So far, Level 3 has few imitators, even though its stock has soared 212% since it started handing out indexed options in April, 1998. The accounting charge is the biggest reason indexed options haven't caught on, though proponents argue that analysts could easily see through the charges, just as they've come to accept other oddities in a company's financials. "I think Wall Street would accept that those accounting charges were just paper charges," says Barry Bingham, director of executive compensation at Monsanto Co. Still, while Bingham finds indexed options "intriguing," Monsanto has so far experimented instead with premium priced option plans, where options are set above the current stock price but don't require relative outperformance--and carry no accounting charges.
Dilution, or the reduction in value per share from the issuance of more shares, is another drawback. Already, the flood of traditional stock options has created a disturbing level of dilution. According to pay consultant Pearl Meyer & Partners Inc., the number of shares available for compensation programs as a percentage of shares outstanding was 13.7% in 1998 and rising. That would climb even higher with indexed options if they required bigger grants. Experts say it would be hard to get around the problem simply by rejiggering the exercise price to increase the payout for spectacular performance. That could run the risk of turning the incentive into a simple cash bonus instead of an option.
While there's hardly a groundswell of support for indexed options yet, there is a buzz around the issue that is sure to intensify if the market continues to narrow. Last year, shareholder resolutions calling for indexed or performance-based options were filed at four companies, including Chubb, a longtime stock laggard, Gannett, and J.C. Penney. Sponsored by pension funds, including those of the AFL-CIO and the Communications Workers of America, the resolutions gained the support of proxy adviser Institutional Shareholder Services. "What we want to see is that they're grading themselves against a curve," says Patrick S. McGurn, director of corporate programs at Institutional Shareholder Services. The Chubb proposal received 33% of the vote, "a huge number for a first-time proposal," says McGurn. Now the AFL-CIO and two New York City pension funds may soon put forth similar proposals at other companies.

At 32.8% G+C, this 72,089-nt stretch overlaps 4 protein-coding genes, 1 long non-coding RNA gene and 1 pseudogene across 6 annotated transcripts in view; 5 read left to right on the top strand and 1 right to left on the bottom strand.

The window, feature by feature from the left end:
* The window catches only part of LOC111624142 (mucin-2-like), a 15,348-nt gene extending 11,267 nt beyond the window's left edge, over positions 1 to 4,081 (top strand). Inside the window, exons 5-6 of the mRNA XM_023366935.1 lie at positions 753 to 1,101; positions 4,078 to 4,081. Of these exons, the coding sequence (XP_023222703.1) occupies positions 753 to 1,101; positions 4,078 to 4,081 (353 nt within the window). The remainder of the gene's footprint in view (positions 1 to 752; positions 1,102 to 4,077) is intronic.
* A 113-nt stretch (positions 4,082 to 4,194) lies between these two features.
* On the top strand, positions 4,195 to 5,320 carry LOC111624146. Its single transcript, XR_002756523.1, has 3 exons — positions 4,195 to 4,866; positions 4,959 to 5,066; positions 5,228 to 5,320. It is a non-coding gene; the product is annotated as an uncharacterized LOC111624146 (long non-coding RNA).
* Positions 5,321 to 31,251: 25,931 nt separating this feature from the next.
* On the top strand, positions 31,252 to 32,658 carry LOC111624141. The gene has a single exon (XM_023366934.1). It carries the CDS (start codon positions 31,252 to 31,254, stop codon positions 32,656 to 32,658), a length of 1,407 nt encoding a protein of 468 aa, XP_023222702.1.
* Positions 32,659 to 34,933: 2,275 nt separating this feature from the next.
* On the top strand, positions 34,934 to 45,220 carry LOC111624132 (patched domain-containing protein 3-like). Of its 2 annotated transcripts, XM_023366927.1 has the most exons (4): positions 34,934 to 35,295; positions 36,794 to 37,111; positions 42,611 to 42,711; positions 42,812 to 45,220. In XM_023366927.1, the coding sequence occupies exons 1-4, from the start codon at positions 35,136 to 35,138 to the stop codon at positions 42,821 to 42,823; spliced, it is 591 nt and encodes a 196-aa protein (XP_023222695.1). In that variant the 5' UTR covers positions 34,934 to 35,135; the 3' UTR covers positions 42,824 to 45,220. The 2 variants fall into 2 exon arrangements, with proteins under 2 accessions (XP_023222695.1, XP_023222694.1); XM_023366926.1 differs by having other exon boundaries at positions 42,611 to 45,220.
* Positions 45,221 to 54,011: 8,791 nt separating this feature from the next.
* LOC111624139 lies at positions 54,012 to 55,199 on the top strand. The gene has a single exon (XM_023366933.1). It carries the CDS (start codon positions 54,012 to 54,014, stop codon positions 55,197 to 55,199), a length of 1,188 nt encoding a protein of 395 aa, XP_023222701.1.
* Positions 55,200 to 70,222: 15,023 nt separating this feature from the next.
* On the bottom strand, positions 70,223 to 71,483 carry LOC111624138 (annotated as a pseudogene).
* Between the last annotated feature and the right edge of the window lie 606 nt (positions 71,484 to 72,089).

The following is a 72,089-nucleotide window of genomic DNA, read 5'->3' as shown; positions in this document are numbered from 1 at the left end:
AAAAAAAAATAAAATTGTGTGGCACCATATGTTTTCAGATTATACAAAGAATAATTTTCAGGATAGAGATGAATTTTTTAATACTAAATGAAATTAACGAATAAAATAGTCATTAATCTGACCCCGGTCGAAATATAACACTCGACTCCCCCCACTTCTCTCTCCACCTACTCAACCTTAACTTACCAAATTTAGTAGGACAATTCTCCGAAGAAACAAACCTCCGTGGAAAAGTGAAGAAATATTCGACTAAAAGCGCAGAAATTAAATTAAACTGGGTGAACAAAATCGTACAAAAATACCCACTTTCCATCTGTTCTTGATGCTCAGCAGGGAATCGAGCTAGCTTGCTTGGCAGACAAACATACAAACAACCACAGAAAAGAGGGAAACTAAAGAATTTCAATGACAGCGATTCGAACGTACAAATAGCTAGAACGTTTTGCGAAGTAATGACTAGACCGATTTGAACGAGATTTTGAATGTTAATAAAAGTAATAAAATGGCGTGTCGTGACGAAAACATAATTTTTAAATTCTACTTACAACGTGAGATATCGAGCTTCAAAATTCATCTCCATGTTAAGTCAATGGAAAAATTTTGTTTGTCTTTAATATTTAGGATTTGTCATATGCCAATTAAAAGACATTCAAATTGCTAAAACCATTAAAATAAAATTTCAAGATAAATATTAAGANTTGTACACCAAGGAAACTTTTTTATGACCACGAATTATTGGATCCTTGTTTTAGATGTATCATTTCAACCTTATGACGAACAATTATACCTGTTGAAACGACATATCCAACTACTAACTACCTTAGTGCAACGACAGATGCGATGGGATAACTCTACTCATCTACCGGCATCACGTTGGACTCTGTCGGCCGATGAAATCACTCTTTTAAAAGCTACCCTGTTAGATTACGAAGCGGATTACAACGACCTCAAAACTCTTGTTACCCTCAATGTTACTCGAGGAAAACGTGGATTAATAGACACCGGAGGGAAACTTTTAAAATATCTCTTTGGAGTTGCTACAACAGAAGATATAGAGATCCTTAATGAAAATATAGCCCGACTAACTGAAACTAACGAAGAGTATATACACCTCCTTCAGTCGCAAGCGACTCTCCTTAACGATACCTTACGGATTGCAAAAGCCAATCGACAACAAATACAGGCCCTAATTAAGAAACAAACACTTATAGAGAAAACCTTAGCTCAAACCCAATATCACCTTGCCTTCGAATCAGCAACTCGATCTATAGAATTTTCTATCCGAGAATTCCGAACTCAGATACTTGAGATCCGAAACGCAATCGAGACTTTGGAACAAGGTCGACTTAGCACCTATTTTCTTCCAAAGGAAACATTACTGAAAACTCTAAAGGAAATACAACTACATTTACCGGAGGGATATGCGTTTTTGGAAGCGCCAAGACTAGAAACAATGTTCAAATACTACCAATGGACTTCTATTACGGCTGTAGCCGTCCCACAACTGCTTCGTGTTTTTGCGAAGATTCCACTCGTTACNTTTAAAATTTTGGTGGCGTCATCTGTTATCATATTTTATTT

Still, it may take a falling market for indexed options to catch on. "What's going to trigger the interest here is when a very broad cross section of companies starts to see either declining stock prices or flat stock prices," says Rappaport. If the market falls, traditional options will have no value at all. Companies will either have to return to cash-based pay or try wooing execs with indexed options, which could still pay off if the underlying stock falls less than the market. In fact, falling stocks could be just the thing to get widespread agreement from executives that the market's overall trends don't always reflect their company's performance. Until that point, the pay wagons are sure to keep on rolling for executives, regardless of how well they do.